Oh my darling Darjeeling tea-India Drink and Culture

It’s Sunday afternoon. I just took a much-needed nap. The rain is getting ready to come down in the Piedmont area and I am sipping a nice cup of hot Darjeeling tea. I bought this tea especially for the occasion, to celebrate anything India. Did you know that Darjeeling tea is the “champagne of teas?” It is also the most exotic and expensive tea in the world. When steeped, it is gold in color- whiskey color- and the taste is pleasant and calming.  The only thing missing is curling up with a blanket and a good book ( that’s next!).

This particular tea is grown in “tea gardens” much like the picture to the right and depending on the seasons, the plucked tea leaves correspond to the flush, for the flavor of tea desired. Because of  it’s uniqueness, the tea cannot be replicated. Here’s why:

Grown in the romantic and mystical mountainous region of Darjeeling at an elevation of 750 – 2000 metre, the tea is imbued with an incomparable charisma and quality. Grown in century old Tea Gardens, these tea bushes are nurtured by intermittent rainfall, sunshine and moisture laden mellow mists. The soil is rich and the hilly terrain provides natural drainage for the generous rainfall the district receives.” Darjeeling Tea Faqs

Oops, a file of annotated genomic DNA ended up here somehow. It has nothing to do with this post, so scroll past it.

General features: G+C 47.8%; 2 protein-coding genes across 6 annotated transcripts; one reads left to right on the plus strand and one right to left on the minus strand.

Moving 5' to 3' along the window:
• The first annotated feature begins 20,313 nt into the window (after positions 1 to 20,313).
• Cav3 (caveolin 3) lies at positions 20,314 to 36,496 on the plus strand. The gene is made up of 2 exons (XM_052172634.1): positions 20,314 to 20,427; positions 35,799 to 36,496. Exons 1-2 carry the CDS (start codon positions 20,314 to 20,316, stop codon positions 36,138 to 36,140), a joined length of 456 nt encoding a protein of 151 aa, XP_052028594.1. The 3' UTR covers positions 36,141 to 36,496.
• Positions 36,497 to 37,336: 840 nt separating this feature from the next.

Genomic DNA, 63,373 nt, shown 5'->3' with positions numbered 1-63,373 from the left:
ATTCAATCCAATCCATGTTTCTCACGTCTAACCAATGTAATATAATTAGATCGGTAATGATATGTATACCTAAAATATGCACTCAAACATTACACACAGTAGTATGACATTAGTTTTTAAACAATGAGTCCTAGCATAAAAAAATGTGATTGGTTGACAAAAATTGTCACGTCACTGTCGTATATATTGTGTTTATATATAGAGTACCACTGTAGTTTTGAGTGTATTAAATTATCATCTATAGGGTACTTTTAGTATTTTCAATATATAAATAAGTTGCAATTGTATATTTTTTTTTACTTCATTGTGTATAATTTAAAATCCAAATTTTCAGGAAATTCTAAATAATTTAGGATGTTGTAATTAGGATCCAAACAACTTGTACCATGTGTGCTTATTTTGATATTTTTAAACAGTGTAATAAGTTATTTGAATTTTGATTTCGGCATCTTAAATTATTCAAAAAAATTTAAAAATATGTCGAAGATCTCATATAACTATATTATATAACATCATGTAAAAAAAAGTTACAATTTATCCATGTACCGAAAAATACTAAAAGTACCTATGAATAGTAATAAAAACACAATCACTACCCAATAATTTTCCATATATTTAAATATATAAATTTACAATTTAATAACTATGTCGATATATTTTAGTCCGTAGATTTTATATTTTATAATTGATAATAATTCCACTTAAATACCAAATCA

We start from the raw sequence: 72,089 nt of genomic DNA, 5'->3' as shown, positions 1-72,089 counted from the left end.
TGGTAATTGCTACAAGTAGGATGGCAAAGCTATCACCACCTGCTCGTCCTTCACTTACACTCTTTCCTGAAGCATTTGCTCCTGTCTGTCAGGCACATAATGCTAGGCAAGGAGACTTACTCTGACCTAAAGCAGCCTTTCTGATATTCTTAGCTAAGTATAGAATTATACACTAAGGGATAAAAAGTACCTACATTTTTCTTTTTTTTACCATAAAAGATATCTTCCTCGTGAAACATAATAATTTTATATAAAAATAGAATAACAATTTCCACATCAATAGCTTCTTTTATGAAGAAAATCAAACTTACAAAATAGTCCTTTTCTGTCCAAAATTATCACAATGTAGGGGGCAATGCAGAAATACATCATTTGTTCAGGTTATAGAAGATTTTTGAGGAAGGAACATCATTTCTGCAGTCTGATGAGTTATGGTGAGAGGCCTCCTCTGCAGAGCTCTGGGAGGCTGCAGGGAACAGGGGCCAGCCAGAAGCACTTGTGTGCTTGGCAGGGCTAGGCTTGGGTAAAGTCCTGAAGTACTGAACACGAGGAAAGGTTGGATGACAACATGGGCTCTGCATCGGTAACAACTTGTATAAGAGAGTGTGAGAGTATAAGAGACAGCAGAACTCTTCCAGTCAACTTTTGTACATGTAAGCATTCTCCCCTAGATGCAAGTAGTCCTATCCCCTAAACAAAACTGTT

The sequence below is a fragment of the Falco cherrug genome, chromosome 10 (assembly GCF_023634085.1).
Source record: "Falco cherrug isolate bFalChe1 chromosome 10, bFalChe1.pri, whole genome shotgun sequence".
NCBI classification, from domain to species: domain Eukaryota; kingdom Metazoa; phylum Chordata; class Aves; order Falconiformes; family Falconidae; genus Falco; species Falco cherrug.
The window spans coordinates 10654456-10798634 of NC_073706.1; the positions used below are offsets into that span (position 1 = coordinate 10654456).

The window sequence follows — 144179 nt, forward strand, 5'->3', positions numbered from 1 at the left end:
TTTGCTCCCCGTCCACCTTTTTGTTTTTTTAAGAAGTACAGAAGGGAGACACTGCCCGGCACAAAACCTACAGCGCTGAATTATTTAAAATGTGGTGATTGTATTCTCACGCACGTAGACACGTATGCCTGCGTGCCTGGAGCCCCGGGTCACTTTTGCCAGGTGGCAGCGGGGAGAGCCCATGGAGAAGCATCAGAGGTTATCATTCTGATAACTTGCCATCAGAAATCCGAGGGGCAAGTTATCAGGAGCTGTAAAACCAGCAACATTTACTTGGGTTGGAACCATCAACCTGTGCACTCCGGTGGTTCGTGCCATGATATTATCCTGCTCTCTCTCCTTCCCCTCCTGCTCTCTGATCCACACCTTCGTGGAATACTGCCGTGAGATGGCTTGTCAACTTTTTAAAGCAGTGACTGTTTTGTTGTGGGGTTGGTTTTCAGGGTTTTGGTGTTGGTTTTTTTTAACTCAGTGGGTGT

According to the Tea Board of India ( this is serious tea business here!) “Darjeeling tea, means that the tea has been cultivated, grown, produced, manufactured and processed in these tea gardens.”  You can find the tea in the Darjeeling tea districts, located in West Bengal, India, near the Himalayan mountains. The capital of West Bengal is Kolkata, formerly called Calcutta.

As prominent as tea is in West Bengal, another important part of  this area is Mother Teresa of Calcutta who founded the Missionaries of Charity. She was an advocate for the poor and helpless. When she received her calling to  become a nun, she began her training and preparation of her monastic calling in Darjeeling. I like to imagine her sipping on this exotic cup of tea.  Instead, I rather believe she shared her cup with the distraught-the most expensive tea shared with the poor.

Now my cup of tea is gone, and I am content, how can I not be, when I have stories like Mother Teresa. Next time you’re in the store, pick up a box of Darjeeling and share a cup of tea with someone ( look for the approved Darjeeling Tea Symbol-sort of like the USDA stamp- to assure you get the best). “It is a kingly act to assist the fallen.” Mother Teresa.

Okay, gotta cook Indian! Phir Milenge-see you later!


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